SALO: 120 DAYS OF SODOM (1975)

If you’re sitting down to an adaption of one of infamous libertine Marquis De Sade’s books, it’s a safe bet that you should send the kids to bed. Written during his 1785 incarceration in an insane asylum for crimes of obscenity toward the Catholic Church, this remains one of the most notorious works of fiction to this day. Banned in numerous countries, Pier Paolo Pasolini’s film is a fierce circus of horrifying perversions.  Coprophagia, sadism, incest and rape are all just the tip of the iceberg. Four wealthy, fascist Italian officials lock themselves away in a remote castle in a Mussolini-ruled Italy and, aided by some like-minded accomplices, imprison 18 victims on whom they unleash their depravity.  Comparisons can be made to the work of Michael Haneke, with an unapologetic, unflinching focus on violence. The lack of any soundtrack or complex editing making the atrocities all the more unbearable.  On its initial 1976 release it was emphatically rejected by the BBFC, only seeing a full, uncut release in 2000. So many and varied are the acts of indecency in this movie that there will be at least one scene here that will force you to look away.  Pasolini did not live to experience the reaction to his work, having been murdered just prior to release.


From production to release, William Friedkin’s film was steeped in controversy. An uncomfortably high number of deaths, injuries, and accidents ran through the cast, crew, and their families, leading to requests that the sets (which at one point had burned to the ground) be blessed by a priest before production could continue. There was great concern for the well-being of Linda Blair, the twelve-year-old who played the possessed girl Reagan. On set, the more distressing scenes were played by a body double but with sensitive members of the public unaware of this, they were outraged to see a child masturbating with a crucifix. Blair began receiving death threats, causing the studio to hire bodyguards for her for six months after release. With vomiting and fainting reported in theaters across America, and religious groups picketing outside theater doors, the notoriety stoked the publicity fires, resulting in box office success and making The Exorcist the first real horror blockbuster.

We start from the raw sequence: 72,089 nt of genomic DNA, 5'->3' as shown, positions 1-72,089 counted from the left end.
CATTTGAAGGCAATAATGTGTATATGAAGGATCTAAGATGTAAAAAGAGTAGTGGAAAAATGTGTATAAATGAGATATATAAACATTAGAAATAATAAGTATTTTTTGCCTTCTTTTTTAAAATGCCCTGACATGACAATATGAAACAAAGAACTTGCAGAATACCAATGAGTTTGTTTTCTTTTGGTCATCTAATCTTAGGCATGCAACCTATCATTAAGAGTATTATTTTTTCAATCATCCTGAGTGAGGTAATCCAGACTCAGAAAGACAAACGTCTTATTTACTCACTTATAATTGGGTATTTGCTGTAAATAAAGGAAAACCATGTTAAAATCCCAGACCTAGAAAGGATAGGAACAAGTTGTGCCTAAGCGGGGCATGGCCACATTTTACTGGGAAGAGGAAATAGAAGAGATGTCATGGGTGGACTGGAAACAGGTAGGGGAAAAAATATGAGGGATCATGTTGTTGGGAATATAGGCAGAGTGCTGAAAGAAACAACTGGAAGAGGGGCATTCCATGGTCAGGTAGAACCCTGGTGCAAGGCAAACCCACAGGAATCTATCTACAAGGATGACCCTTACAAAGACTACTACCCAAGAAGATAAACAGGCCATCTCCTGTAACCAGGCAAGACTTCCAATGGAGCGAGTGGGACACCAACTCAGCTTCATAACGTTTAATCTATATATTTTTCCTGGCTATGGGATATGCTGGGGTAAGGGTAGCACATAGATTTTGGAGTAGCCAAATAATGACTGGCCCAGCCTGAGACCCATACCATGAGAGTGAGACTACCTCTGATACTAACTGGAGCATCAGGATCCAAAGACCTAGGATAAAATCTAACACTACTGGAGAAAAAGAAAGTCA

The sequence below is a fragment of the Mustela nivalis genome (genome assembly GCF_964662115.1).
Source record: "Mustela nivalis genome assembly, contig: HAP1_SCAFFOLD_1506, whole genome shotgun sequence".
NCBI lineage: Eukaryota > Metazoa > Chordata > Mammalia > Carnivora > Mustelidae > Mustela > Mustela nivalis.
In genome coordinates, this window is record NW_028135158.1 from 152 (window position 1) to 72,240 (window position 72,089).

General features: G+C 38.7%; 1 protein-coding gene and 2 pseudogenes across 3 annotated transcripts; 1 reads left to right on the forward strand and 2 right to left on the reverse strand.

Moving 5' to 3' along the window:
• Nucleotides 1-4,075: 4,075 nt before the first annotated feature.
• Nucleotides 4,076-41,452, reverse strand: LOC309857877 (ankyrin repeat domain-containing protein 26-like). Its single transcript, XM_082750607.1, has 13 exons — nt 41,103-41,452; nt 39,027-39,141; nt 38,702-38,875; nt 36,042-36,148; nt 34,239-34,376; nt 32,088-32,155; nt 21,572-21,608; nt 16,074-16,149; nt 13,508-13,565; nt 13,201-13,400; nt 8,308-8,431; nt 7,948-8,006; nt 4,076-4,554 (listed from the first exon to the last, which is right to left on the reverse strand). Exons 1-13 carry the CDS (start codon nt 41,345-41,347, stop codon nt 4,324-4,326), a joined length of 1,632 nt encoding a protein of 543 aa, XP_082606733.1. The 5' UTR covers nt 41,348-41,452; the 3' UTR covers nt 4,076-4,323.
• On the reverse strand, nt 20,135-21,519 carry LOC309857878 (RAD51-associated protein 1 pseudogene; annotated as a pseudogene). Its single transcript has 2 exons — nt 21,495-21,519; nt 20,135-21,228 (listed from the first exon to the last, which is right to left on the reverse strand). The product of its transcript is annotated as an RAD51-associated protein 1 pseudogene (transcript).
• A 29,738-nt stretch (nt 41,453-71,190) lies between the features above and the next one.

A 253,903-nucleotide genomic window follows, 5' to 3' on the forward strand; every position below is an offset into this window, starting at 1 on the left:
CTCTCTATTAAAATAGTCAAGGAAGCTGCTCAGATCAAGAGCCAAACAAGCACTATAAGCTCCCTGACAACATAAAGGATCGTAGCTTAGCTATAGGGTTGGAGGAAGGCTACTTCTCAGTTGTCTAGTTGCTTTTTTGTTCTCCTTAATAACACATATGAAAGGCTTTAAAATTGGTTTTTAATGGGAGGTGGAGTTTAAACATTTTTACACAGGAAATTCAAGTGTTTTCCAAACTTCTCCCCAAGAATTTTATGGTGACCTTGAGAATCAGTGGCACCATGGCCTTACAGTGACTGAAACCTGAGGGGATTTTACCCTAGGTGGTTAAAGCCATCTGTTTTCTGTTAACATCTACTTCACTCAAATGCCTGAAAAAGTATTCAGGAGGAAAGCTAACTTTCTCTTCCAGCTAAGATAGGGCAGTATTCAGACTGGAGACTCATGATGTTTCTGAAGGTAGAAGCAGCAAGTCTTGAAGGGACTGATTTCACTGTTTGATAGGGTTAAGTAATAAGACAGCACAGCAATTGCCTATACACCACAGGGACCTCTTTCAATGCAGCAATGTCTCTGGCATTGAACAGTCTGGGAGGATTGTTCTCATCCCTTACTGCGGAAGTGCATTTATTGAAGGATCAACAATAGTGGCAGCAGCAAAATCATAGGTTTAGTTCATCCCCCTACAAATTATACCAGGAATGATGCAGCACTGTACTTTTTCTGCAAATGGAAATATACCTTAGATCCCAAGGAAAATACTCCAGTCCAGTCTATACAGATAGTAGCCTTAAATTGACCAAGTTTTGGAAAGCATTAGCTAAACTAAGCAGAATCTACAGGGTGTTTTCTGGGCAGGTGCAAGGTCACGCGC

Wes Craven’s 1972 rape/revenge film still manages to shock and upset audiences today. Two teenage girls are taken against their will deep into the woods and slowly humiliated, raped and brutally assaulted. After Krug and his gang are finished with the girls, they seek shelter for the night at the home of one of the girls. After discovering their daughter’s fate, the parents decide to unleash bloody vengeance – a little too bloody for some. There were  rumors that angry audience members stole and burned prints. The film was effectively banned upon release in the UK as it was denied a certificate from the ratings board, and eventually found its way onto the notorious “video nasties” list. In the 2000s Last House on the Left started to see limited releases with a few seconds trimmed here and there. It finally saw an uncut release in the UK in 2008.